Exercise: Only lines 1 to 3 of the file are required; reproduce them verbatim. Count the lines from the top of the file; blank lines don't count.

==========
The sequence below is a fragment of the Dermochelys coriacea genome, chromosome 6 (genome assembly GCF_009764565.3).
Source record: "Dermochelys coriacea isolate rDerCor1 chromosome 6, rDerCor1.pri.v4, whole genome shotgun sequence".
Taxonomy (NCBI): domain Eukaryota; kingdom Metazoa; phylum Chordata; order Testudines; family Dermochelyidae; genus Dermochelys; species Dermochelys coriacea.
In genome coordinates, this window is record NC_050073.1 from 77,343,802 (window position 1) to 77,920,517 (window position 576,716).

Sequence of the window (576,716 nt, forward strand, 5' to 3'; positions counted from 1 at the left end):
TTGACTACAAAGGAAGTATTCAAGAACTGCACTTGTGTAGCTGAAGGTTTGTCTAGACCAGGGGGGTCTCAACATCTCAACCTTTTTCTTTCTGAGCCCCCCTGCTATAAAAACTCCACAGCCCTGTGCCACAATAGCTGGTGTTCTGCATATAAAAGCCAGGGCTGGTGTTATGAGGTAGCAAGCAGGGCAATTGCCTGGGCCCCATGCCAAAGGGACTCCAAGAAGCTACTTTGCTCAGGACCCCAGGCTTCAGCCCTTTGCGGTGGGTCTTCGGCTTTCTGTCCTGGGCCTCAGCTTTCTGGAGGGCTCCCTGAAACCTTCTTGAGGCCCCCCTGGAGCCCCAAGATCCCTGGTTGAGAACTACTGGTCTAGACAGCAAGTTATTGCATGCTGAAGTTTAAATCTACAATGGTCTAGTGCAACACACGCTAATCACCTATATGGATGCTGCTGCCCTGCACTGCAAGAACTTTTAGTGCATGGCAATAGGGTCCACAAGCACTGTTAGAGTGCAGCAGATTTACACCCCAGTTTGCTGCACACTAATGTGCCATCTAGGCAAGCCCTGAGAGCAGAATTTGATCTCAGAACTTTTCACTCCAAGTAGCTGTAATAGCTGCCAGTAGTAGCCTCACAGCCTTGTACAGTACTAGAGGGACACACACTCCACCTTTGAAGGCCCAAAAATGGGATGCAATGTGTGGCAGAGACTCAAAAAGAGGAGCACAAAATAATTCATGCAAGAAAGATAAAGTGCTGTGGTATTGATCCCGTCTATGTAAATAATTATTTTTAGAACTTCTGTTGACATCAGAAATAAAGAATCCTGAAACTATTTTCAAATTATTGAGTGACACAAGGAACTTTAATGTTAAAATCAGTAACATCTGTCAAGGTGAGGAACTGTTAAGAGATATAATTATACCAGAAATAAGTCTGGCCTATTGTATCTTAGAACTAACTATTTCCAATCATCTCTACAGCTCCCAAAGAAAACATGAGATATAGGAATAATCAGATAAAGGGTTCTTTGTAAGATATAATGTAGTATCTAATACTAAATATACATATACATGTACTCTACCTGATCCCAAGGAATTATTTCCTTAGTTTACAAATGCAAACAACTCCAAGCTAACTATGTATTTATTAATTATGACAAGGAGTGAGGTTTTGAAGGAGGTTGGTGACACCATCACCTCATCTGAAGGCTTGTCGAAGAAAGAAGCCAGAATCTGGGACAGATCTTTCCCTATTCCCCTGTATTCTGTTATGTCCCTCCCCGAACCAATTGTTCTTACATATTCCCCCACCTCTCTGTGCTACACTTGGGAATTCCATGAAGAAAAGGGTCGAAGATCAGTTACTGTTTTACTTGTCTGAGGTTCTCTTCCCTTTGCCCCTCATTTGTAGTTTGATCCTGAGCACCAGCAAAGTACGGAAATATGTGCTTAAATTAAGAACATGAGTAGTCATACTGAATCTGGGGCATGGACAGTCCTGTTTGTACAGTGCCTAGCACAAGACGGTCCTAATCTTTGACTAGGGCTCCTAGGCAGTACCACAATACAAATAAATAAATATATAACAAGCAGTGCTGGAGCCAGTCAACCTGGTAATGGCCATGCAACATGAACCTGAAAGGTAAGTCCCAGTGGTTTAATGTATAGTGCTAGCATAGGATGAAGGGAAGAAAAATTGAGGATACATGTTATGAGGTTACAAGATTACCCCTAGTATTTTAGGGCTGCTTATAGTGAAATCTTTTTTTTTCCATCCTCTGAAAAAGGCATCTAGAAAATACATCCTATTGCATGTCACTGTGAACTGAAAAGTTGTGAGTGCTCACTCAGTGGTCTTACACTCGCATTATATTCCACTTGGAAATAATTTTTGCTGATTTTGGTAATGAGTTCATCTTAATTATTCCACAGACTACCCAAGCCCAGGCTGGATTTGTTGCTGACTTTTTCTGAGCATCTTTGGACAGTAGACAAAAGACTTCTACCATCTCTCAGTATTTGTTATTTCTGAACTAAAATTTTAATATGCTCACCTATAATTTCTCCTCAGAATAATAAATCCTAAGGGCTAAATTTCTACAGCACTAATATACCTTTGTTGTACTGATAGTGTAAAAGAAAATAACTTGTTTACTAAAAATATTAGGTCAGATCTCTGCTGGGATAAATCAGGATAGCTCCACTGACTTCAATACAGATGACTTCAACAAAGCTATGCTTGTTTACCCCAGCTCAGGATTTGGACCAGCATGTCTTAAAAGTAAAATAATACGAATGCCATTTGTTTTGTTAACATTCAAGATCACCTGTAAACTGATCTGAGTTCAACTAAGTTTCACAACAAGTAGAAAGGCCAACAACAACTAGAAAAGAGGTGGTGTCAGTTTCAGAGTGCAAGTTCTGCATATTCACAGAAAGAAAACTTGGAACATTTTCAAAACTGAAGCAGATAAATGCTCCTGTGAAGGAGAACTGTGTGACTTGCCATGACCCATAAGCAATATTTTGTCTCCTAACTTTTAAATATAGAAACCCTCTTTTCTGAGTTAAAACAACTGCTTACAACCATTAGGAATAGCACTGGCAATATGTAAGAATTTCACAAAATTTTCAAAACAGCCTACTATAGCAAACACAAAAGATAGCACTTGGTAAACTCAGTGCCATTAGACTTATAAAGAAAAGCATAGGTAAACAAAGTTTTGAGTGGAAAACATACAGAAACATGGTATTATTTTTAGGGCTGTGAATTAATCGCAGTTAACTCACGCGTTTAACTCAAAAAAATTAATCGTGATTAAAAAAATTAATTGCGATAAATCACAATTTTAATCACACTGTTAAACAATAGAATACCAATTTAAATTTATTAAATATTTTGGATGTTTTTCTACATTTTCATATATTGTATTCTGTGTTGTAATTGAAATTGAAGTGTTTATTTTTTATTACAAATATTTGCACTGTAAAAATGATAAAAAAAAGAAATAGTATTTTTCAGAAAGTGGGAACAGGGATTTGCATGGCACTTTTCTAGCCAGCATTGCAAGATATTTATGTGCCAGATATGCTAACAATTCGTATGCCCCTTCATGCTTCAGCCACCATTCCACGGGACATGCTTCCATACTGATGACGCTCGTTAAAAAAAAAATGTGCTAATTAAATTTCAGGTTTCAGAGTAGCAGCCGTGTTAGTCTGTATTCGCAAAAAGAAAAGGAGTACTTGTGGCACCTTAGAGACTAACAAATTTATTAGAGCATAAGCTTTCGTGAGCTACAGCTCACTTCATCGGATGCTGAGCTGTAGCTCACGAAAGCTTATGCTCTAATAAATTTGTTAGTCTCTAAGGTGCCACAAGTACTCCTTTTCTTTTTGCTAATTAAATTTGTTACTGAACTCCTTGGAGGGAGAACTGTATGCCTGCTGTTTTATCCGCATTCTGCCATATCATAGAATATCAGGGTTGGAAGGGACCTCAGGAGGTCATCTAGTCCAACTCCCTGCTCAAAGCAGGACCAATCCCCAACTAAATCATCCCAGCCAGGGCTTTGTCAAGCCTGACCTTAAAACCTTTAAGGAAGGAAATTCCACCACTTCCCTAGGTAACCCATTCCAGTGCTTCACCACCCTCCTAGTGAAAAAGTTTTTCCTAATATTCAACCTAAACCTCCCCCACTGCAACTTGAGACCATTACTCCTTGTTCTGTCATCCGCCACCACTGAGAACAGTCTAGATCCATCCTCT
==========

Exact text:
The sequence below is a fragment of the Dermochelys coriacea genome, chromosome 6 (genome assembly GCF_009764565.3).
Source record: "Dermochelys coriacea isolate rDerCor1 chromosome 6, rDerCor1.pri.v4, whole genome shotgun sequence".
Taxonomy (NCBI): domain Eukaryota; kingdom Metazoa; phylum Chordata; order Testudines; family Dermochelyidae; genus Dermochelys; species Dermochelys coriacea.